Q: I am a single woman who began saving aggressively for retirement the first chance I got — maxing out my 401(k), investing in individual stocks, waiting until I could pay cash for a reliable used car and carefully considering other purchases before I made them. My income was not great, but it was steady. And I never married or had children. I am now 52. My mortgage can be satisfied by writing a check. The retirement calculator provided by my financial adviser shows I am clear to retire at any time without sacrificing my current standard of living. The calculator assumes a drastically underperforming market and adjusts for inflation. I factored in a sufficient amount for health care, regular vacations, hobbies as well as the necessities such as food, clothing, shelter and transportation. I am desperate to quit and enjoy a work-free lifestyle, but I’m scared to death. Can I actually rely on a computer program to tell me I am safe to retire?
A: You’re asking one of the most difficult, nerve-racking questions in personal finance. How much is enough? How do you know if you have enough money and resources to live well as you age? There are so many imponderables to consider.
So, your finances are in good shape. You’re an avid saver. You live frugally. My concern — no matter what the computer program calculates — is you’re still young. You’re only in your early 50s. You face a long work-free retirement, living off your accumulated assets and savings for perhaps another 30 to 40 years. I’m skeptical it’s practical. I do think it’s risky.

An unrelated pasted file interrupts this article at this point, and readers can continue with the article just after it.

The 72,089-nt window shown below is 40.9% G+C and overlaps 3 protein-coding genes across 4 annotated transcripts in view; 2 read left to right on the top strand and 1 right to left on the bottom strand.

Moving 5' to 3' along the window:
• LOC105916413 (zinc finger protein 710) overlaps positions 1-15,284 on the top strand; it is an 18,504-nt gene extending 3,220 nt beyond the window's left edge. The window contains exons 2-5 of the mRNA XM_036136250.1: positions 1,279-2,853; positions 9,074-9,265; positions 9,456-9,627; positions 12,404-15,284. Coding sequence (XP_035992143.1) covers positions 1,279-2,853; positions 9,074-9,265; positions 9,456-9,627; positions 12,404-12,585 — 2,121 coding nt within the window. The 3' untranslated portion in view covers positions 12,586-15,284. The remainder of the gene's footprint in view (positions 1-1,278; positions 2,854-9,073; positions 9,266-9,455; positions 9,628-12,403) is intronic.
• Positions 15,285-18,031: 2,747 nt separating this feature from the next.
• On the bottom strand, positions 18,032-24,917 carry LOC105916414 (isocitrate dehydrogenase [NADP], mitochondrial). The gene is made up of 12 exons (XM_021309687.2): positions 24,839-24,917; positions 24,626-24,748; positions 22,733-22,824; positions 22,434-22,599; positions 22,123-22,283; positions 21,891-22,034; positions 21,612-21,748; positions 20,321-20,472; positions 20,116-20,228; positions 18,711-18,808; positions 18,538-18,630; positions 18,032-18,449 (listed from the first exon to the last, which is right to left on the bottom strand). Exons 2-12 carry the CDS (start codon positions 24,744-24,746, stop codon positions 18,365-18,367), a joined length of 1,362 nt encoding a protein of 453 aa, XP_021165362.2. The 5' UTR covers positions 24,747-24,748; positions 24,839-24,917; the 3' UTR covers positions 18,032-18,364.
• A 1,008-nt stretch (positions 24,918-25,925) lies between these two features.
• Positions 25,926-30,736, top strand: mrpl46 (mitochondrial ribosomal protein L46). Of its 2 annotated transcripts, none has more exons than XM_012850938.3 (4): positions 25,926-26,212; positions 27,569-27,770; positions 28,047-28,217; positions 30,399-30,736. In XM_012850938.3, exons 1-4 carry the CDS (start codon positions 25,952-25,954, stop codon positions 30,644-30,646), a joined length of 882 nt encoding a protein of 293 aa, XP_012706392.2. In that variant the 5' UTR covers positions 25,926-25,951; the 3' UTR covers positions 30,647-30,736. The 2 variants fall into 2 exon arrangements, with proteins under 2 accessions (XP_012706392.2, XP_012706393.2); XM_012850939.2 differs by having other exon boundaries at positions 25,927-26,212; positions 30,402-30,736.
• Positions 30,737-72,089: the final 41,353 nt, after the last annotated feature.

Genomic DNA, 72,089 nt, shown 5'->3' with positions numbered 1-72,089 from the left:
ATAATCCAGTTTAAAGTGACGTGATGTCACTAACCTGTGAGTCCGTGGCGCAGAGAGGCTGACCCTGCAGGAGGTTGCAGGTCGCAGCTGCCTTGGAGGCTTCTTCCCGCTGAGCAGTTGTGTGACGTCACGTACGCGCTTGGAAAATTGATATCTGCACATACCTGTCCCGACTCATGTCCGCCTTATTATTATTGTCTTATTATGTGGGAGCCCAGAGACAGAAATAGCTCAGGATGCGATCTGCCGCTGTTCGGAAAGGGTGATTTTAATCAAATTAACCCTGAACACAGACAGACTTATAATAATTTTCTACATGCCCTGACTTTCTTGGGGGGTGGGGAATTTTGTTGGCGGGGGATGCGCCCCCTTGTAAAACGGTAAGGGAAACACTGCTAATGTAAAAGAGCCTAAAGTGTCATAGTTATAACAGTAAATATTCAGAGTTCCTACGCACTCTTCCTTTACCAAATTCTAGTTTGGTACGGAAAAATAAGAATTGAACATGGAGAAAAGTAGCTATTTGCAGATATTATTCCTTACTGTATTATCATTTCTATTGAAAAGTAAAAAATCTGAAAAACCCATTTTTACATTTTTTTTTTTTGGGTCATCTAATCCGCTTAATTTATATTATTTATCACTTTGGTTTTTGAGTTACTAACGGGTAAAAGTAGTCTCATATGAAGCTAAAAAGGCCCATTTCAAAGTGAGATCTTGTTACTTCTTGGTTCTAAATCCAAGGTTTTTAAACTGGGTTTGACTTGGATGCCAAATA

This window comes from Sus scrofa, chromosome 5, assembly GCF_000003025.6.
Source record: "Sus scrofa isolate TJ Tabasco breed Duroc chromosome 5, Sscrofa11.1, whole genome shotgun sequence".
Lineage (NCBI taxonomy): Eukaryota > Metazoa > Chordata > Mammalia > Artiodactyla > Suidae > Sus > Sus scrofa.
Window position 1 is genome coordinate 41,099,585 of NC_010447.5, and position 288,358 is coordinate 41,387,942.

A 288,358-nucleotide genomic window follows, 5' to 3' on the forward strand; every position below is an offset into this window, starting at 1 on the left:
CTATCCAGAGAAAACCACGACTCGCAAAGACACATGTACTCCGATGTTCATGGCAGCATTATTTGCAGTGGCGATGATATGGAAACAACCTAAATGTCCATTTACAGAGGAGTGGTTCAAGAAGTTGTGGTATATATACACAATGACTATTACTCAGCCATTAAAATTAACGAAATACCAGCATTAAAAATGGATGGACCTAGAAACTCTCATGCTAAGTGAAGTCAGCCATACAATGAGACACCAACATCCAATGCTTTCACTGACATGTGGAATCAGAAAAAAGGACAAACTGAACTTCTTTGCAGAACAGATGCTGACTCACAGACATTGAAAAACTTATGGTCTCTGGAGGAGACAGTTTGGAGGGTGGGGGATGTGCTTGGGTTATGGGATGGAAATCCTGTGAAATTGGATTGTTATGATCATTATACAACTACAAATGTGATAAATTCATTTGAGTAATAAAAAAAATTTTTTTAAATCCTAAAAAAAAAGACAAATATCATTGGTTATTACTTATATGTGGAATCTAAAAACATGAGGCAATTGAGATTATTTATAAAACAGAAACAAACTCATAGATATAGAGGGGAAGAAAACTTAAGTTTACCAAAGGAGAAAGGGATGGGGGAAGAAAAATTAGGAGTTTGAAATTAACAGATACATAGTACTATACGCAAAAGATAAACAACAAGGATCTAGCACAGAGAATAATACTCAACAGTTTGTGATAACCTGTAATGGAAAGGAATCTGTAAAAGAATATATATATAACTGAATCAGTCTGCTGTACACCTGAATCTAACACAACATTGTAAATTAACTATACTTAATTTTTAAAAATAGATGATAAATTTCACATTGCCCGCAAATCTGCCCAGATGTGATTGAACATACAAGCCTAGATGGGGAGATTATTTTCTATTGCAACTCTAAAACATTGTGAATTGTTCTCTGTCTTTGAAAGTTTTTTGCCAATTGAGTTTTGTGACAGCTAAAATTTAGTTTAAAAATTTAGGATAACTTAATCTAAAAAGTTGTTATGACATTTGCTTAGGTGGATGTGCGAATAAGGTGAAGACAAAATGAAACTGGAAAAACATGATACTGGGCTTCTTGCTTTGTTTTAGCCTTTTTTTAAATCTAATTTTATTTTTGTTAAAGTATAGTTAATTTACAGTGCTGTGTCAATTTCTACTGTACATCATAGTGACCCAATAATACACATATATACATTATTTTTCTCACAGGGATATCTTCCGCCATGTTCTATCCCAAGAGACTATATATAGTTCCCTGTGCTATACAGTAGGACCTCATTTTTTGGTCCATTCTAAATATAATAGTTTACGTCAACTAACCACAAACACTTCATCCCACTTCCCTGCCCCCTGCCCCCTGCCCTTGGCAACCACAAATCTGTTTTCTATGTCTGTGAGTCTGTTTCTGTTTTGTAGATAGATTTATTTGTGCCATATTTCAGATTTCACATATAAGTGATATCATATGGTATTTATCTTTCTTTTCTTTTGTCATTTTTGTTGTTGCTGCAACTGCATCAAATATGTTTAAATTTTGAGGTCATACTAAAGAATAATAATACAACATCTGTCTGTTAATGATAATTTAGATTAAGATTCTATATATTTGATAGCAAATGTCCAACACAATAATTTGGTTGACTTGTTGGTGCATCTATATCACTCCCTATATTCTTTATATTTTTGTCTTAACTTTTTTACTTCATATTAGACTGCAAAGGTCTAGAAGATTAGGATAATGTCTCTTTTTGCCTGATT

I would shift your focus from finances and computer programs to explore different questions: “What do you want to do next?” and “What really matters to you?”
What is it about a work-free life that attracts you? Are there jobs or organizations that would let you engage in the kinds of activities you like, even at the price of a greatly reduced salary? The other day I interviewed a woman who had done well in her career and lived frugally. When she lost her private-sector job she had the savings to take her time to think about what she wanted to do next. She found her cause at a nonprofit. The price tag for meaningful work was a 75 percent pay cut, but she loves what she does. A really good, practical resource for thinking through a major life change is “The Encore Handbook: How to Make a Difference in the Second Half of Life” by Marci Alboher.
I’d consider looking at your finances slightly differently, too. You have the wherewithal to take the equivalent of a personal sabbatical, leaving your job and work behind for several months, maybe a year. Use the time to do some things you’ve always wanted to do but didn’t have the time. But I would also reach out to people who are doing something you admire. Network and explore. Perhaps you’ll end up working part time. You might figure out a way to travel and make some money along the way. Perhaps you’ve always dreamed of starting your own business.
It’s clear to me that you are in a good financial position to make a major life transition, a change that may mean you earn less money. I’ve interviewed a lot of people who have made the shift and most of them found the economics worked because they (and not the bank) owned their home. Yet I’m skeptical that you can stop working altogether.
Chris Farrell is economics editor for “Marketplace Money.” His e-mail is firstname.lastname@example.org.